Whangārei tamariki are sharing their home-grown produce with whānau with their new pātaka kai, promoting healthy diets and reducing food waste .

Kererū Kindy on Bank St has installed a pātaka kai community pantry to give out fresh fruit and vegetables to spare, and to stop food waste in local households.

The idea for the pātaka came about after the kids learned about healthy foods and started to grow their own vegetable garden.

Katana Ratima, 3, Phoenix Tapp, 4, and Dre Tangariki-Pou, 3, from Kererū Kindy and their new pātaka kai. Photos / Michael Cunningham
Katana Ratima, 3, Phoenix Tapp, 4, and Dre Tangariki-Pou, 3, from Kererū Kindy and their new pātaka kai. Photos / Michael Cunningham

"At first, the vegetable garden was aimed at the children so they can learn about different vegetables and how to grow them," Kererū Kindy manager Raewyn Malcolm-Douglas said.

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"We then decided that we wanted to share the food with the community and they have really taken the pantry on board."

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At first, the children's families brought in food, but now anyone who walks past drops off what they can spare.

The general rule is that people who have more food from their garden than they can eat can drop it at the pātaka kai and it's free for anyone to collect.

One of the children's "poppa" built the pantry shelf outside the kindergarten and a teacher painted it.

The kids were stoked to be part of the educational project around food.

Katana Ratima, 3, says she loved veggies and her favourites were carrots.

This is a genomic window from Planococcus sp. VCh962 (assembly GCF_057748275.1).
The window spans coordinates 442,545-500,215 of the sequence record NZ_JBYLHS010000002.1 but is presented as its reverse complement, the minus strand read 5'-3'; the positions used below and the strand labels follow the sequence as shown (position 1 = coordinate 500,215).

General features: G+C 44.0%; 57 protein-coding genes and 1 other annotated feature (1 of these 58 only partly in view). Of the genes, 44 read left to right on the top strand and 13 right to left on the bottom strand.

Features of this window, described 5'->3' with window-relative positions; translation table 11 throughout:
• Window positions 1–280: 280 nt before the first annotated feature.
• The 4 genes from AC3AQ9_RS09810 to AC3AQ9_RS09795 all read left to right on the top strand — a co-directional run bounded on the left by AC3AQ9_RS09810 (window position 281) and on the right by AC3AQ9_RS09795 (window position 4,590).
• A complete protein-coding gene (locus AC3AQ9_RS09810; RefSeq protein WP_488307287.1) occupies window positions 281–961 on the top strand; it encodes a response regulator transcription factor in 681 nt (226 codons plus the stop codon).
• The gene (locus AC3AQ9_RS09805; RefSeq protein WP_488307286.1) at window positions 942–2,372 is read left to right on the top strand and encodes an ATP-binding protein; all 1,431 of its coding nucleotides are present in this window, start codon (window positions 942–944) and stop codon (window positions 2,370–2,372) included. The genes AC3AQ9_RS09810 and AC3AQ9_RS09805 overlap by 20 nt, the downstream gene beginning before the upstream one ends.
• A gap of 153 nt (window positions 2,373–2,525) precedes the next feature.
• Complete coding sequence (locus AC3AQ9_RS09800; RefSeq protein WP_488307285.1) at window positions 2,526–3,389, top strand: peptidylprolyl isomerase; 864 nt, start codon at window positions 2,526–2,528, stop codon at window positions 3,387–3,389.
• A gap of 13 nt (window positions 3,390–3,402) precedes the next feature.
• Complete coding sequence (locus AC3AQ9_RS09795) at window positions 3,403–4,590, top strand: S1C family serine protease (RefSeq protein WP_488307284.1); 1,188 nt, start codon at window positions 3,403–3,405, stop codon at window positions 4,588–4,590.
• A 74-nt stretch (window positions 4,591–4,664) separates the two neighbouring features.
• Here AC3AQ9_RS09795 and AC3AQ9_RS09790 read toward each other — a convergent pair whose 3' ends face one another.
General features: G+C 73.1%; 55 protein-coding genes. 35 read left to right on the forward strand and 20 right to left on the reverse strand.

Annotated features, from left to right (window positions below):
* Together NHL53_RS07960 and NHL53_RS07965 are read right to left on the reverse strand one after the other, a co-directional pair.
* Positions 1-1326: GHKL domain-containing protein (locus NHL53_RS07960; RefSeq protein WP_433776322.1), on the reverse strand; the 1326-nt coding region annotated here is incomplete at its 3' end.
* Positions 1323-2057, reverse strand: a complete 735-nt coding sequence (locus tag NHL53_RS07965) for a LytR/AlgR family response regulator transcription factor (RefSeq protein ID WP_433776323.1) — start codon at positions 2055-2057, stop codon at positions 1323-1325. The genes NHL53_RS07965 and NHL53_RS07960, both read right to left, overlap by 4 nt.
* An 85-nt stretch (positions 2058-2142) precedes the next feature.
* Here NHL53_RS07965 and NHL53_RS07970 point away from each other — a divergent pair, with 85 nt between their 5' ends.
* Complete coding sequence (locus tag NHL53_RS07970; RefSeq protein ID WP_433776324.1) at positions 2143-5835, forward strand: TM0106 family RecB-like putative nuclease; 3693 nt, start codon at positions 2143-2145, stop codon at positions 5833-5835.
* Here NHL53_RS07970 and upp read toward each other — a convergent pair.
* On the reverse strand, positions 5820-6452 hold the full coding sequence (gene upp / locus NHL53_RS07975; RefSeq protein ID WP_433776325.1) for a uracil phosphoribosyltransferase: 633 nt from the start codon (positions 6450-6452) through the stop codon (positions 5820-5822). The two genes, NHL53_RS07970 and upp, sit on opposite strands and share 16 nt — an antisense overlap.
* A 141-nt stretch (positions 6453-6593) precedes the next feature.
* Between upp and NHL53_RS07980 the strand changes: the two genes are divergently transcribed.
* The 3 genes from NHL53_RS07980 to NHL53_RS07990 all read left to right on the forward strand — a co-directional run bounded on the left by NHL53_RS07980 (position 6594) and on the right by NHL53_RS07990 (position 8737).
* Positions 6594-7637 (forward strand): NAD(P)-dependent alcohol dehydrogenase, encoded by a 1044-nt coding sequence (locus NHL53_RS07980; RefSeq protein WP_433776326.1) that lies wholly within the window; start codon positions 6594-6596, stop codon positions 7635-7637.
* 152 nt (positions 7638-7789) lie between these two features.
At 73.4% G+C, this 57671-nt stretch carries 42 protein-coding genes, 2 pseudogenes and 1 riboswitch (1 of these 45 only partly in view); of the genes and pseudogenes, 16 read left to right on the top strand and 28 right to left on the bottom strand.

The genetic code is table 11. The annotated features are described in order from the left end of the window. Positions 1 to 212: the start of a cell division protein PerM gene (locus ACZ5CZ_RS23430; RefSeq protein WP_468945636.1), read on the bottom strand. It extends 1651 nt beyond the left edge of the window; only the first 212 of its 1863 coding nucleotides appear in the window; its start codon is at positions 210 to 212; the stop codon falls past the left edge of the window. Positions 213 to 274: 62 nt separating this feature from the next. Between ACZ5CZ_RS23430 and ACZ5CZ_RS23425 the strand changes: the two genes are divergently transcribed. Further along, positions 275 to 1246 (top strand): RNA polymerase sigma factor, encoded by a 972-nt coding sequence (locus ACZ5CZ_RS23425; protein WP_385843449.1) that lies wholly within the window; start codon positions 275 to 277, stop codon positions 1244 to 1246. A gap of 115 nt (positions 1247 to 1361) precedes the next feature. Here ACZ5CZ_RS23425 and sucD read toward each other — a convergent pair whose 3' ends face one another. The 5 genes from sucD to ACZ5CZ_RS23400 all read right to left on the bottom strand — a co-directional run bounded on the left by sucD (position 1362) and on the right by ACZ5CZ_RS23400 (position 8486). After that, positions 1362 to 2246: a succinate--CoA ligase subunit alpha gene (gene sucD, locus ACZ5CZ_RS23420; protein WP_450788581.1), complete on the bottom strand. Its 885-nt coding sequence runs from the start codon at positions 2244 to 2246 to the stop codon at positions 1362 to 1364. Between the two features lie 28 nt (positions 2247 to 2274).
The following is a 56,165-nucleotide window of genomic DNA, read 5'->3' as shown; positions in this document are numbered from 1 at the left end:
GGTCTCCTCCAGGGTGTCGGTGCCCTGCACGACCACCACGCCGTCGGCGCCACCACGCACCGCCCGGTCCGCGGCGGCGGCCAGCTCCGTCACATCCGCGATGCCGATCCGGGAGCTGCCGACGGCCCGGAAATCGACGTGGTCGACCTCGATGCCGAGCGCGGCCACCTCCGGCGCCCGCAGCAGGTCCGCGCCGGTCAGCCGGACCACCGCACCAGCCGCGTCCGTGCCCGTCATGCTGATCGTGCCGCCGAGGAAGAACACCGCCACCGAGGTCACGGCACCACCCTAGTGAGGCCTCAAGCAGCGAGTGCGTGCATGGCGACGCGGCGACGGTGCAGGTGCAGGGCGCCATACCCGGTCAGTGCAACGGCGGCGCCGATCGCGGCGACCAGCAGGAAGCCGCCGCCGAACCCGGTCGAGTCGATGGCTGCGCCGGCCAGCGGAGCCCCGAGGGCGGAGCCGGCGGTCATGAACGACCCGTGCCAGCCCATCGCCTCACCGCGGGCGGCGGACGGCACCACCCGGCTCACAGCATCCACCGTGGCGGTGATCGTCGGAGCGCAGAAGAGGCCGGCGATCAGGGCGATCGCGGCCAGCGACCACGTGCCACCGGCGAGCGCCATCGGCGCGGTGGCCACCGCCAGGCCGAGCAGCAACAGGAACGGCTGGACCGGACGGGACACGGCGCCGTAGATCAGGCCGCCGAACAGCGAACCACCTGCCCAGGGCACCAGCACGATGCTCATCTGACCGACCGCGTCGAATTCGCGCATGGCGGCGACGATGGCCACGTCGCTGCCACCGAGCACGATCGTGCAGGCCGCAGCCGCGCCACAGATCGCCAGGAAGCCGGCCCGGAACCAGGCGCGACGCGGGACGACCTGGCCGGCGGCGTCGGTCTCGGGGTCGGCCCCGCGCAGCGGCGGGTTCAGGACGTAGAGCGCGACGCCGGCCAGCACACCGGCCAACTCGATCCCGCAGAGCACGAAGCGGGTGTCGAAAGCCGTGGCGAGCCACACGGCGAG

The children especially enjoy feeding goat Morton and chook Chickadee – both teachers' pets that visit the kindy regularly – with food scraps they collect.

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Schaffer Newton, 3, Dre Tangariki-Pou, 3, Phoenix Tapp, 4, Chaos Ashby, 3, Lianne Tamaki 4, Katana Ratima, 3, and kaiako Carmelia Tangariki.
Schaffer Newton, 3, Dre Tangariki-Pou, 3, Phoenix Tapp, 4, Chaos Ashby, 3, Lianne Tamaki 4, Katana Ratima, 3, and kaiako Carmelia Tangariki.

Paula Kelly sends her child to the Regent kindergarten and is glad to see many people contributing to the pātaka kai.

"It's a place for people to give and receive. Having the kindy doing it in the neighbourhood shows that anyone can do it and it's an accomplishment for the kids," Kelly said.

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Kererū Kindy owners Bryce and Jennifer Dahl said the initiative had given the kaiako the opportunity to teach about healthy eating and the tamariki to get involved with their community.

"A local dentist walked in the other day and said he had seen high school kids walking past the pantry and taking some of the fruit instead of buying junk food for lunch. He was thrilled," Bryce Dahl said.

Whakaora Kai Taitokerau Food Rescue Northland visits the Kererū Kindy pātaka kai and other community pantries in the region on a regular basis.

They deliver fit-to-eat, surplus food from food retailers and growers that would otherwise go to waste.

There are several food pantries in Whangārei including at the Rust Ave Medical Centre, the Citizens Advice Bureau on Bank St, next to Open Arms on Robert St, at Habitat for Humanity, and several in Tikipunga, Raumanga and Ōtangarei.

Onerahi has three - one on Waimahanga Rd, one on Kokich Cres and one on Raurimu Ave.